# Thread: Finding values of b

1. ## Finding values of b

Not sure if this post should go here so if it would be better else where would a Mod please move this Thanks!

Here is the question i am working on and it seems simple enough but i just wanted a second opinion

For what value(s) of b is $\displaystyle b^a$ > ab for all real numbers a?

if b is > 2 then $\displaystyle b^a$ will be > ab

but

I also notice that if a = 1 then b can also = 1 so i am not sure what to do with that.

Any help on how to prove this problem would be great

Thank you

2. Originally Posted by mybrohshi5
Not sure if this post should go here so if it would be better else where would a Mod please move this Thanks!

Here is the question i am working on and it seems simple enough but i just wanted a second opinion

For what value(s) of b is $\displaystyle b^a$ > ab for all real numbers a?

if b is > 2 then $\displaystyle b^a$ will be > ab

but

I also notice that if a = 1 then b can also = 1 so i am not sure what to do with that.

Any help on how to prove this problem would be great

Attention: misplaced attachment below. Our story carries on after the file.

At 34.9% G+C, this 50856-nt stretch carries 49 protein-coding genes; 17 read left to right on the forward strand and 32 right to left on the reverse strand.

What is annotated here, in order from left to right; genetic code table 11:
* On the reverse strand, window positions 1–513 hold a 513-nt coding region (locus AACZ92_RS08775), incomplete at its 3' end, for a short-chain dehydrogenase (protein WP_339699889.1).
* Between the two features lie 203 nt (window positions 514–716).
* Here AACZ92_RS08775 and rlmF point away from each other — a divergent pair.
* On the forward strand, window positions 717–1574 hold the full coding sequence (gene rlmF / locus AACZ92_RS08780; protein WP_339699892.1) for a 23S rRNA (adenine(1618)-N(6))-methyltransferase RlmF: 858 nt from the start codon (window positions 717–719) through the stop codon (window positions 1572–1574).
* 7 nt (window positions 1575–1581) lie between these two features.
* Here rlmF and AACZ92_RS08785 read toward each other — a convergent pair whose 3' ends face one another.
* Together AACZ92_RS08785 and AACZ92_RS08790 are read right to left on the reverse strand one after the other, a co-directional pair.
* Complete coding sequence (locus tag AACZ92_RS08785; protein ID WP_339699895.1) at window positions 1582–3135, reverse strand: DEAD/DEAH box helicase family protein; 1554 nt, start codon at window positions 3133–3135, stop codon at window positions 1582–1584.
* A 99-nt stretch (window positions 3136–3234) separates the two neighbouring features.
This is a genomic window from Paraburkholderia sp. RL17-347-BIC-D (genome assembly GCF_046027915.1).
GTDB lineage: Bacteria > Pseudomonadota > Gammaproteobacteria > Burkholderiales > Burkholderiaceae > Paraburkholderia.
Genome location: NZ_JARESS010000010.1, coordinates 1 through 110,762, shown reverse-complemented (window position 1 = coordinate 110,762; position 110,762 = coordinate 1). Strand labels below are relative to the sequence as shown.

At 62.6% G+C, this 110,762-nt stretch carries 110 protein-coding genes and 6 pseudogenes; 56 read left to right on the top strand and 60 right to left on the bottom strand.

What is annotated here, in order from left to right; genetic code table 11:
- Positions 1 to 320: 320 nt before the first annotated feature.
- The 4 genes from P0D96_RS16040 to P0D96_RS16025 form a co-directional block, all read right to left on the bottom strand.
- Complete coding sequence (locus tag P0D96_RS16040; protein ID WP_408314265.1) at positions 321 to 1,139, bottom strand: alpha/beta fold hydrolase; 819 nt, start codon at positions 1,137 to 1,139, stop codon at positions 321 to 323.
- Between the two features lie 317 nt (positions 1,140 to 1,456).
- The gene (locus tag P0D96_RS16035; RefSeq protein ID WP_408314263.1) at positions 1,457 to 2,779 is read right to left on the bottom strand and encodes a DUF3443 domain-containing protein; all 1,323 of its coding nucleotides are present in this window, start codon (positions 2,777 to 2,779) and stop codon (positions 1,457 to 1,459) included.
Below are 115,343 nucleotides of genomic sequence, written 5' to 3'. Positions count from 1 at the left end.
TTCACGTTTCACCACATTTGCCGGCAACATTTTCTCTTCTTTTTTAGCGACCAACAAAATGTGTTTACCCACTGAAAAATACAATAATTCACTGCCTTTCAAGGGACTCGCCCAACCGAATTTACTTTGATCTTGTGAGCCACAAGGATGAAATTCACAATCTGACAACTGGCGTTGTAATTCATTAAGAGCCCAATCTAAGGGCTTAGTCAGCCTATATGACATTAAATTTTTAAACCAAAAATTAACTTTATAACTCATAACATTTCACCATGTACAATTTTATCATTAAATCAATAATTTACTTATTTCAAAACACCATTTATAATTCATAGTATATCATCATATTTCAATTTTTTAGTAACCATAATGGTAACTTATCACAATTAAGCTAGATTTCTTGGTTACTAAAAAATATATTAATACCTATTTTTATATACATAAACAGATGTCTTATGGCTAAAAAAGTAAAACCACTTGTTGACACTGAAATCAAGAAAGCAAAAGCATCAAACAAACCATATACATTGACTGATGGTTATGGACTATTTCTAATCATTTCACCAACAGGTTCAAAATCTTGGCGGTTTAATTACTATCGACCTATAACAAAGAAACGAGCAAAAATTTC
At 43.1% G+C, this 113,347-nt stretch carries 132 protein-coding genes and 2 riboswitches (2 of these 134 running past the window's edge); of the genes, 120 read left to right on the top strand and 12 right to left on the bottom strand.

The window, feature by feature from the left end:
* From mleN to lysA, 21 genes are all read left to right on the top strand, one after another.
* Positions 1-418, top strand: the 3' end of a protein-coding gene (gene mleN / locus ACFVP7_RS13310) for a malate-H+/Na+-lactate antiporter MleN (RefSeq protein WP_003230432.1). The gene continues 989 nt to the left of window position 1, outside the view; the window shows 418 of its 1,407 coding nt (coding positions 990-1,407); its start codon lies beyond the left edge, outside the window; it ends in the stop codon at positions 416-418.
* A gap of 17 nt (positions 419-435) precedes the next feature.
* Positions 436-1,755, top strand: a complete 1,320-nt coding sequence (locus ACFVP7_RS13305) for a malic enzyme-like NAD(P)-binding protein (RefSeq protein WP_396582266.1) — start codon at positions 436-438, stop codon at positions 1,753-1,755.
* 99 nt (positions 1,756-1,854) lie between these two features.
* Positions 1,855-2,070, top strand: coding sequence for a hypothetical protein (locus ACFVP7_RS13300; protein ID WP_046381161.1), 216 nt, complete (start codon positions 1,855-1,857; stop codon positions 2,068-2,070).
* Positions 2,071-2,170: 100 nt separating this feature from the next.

Thank you

It must be $\displaystyle b>0$ since $\displaystyle b<0\Longrightarrow b^a$ is not defined for many real values of $\displaystyle a$. If $\displaystyle b=0$ then the

inequality is always true insofar we define $\displaystyle 0^0=1$.

If $\displaystyle a\leq 0$ the inequality is trivially true, as the LHS is positive and the RHS is non positive, so we can assume $\displaystyle a>0$, then:

$\displaystyle b^a\geq ab\Longleftrightarrow a\ln b\geq \ln a+\ln b\Longrightarrow (a-1)\ln b\geq \ln a$ , and since the ineq. is true for

$\displaystyle a=1$ we can assume $\displaystyle 0<a\neq 1$ , so it must be that

1) $\displaystyle a>1\Longrightarrow \displaystyle{\ln b\geq \frac{\ln a}{a-1}\Longrightarrow b\geq a^\frac{1}{a-1}}$ .

But $\displaystyle \displaystyle{\lim\limits_{a\to 1^+}a^\frac{1}{a-1}=\lim\limits_{a\to 1^+}e^\frac{\ln a}{a-1}=e}$ , so it must be $\displaystyle b\geq e$ , and this value already covers the whole

case $\displaystyle a>1$ , as $\displaystyle \displaystyle{a^\frac{1}{a-1}}$ has a maximum at $\displaystyle a=2$

2) $\displaystyle 0<a<1\Longrightarrow$ we get that $\displaystyle \displaystyle{a^\frac{1}{a-1}\xrightarrow [a\to 0]{}\infty}$ , so in this case $\displaystyle b$ cannot be bounded by some value.

Tonio